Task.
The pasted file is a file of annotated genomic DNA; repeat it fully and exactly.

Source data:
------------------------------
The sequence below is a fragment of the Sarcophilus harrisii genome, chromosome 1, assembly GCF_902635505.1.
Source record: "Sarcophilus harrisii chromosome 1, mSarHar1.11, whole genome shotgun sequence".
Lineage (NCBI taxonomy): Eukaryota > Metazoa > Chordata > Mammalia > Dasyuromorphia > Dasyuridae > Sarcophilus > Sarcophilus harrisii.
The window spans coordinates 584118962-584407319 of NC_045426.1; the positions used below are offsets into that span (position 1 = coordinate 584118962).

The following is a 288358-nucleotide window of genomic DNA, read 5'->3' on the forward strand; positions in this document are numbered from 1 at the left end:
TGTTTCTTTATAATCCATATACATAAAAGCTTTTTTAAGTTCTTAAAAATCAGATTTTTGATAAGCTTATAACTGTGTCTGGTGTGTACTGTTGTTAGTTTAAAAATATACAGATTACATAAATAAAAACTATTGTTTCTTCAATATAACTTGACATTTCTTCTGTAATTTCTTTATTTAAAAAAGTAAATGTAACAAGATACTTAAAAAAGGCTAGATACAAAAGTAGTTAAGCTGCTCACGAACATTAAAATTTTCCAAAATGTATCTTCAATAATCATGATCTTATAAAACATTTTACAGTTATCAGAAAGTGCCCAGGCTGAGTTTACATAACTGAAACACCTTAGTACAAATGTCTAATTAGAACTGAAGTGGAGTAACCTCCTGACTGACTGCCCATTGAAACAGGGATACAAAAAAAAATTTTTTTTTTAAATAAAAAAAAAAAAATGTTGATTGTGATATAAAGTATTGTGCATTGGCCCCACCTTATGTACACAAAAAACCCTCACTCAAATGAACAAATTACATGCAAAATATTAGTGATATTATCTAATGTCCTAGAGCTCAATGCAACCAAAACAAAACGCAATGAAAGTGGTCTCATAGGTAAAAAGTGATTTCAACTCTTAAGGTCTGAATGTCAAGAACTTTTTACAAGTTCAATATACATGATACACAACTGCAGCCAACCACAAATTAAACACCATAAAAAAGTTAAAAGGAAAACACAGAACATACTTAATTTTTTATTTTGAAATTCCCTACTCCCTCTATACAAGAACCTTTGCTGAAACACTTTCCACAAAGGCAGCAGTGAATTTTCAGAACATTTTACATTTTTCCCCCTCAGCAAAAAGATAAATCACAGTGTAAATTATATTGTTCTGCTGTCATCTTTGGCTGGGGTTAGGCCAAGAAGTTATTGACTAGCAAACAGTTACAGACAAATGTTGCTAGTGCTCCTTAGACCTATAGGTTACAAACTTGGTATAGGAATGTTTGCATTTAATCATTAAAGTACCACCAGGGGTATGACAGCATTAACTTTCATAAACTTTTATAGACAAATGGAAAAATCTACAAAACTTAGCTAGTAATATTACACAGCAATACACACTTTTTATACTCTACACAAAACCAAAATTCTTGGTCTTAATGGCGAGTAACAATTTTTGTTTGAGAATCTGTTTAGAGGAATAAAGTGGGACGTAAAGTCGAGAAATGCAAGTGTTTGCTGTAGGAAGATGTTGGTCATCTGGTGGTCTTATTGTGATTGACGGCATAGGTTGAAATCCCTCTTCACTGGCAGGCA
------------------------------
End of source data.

The sequence below is a fragment of the Sarcophilus harrisii genome, chromosome 1, assembly GCF_902635505.1.
Source record: "Sarcophilus harrisii chromosome 1, mSarHar1.11, whole genome shotgun sequence".
Lineage (NCBI taxonomy): Eukaryota > Metazoa > Chordata > Mammalia > Dasyuromorphia > Dasyuridae > Sarcophilus > Sarcophilus harrisii.
The window spans coordinates 584118962-584407319 of NC_045426.1; the positions used below are offsets into that span (position 1 = coordinate 584118962).

The following is a 288358-nucleotide window of genomic DNA, read 5'->3' on the forward strand; positions in this document are numbered from 1 at the left end:
TGTTTCTTTATAATCCATATACATAAAAGCTTTTTTAAGTTCTTAAAAATCAGATTTTTGATAAGCTTATAACTGTGTCTGGTGTGTACTGTTGTTAGTTTAAAAATATACAGATTACATAAATAAAAACTATTGTTTCTTCAATATAACTTGACATTTCTTCTGTAATTTCTTTATTTAAAAAAGTAAATGTAACAAGATACTTAAAAAAGGCTAGATACAAAAGTAGTTAAGCTGCTCACGAACATTAAAATTTTCCAAAATGTATCTTCAATAATCATGATCTTATAAAACATTTTACAGTTATCAGAAAGTGCCCAGGCTGAGTTTACATAACTGAAACACCTTAGTACAAATGTCTAATTAGAACTGAAGTGGAGTAACCTCCTGACTGACTGCCCATTGAAACAGGGATACAAAAAAAAATTTTTTTTTTAAATAAAAAAAAAAAAATGTTGATTGTGATATAAAGTATTGTGCATTGGCCCCACCTTATGTACACAAAAAACCCTCACTCAAATGAACAAATTACATGCAAAATATTAGTGATATTATCTAATGTCCTAGAGCTCAATGCAACCAAAACAAAACGCAATGAAAGTGGTCTCATAGGTAAAAAGTGATTTCAACTCTTAAGGTCTGAATGTCAAGAACTTTTTACAAGTTCAATATACATGATACACAACTGCAGCCAACCACAAATTAAACACCATAAAAAAGTTAAAAGGAAAACACAGAACATACTTAATTTTTTATTTTGAAATTCCCTACTCCCTCTATACAAGAACCTTTGCTGAAACACTTTCCACAAAGGCAGCAGTGAATTTTCAGAACATTTTACATTTTTCCCCCTCAGCAAAAAGATAAATCACAGTGTAAATTATATTGTTCTGCTGTCATCTTTGGCTGGGGTTAGGCCAAGAAGTTATTGACTAGCAAACAGTTACAGACAAATGTTGCTAGTGCTCCTTAGACCTATAGGTTACAAACTTGGTATAGGAATGTTTGCATTTAATCATTAAAGTACCACCAGGGGTATGACAGCATTAACTTTCATAAACTTTTATAGACAAATGGAAAAATCTACAAAACTTAGCTAGTAATATTACACAGCAATACACACTTTTTATACTCTACACAAAACCAAAATTCTTGGTCTTAATGGCGAGTAACAATTTTTGTTTGAGAATCTGTTTAGAGGAATAAAGTGGGACGTAAAGTCGAGAAATGCAAGTGTTTGCTGTAGGAAGATGTTGGTCATCTGGTGGTCTTATTGTGATTGACGGCATAGGTTGAAATCCCTCTTCACTGGCAGGCA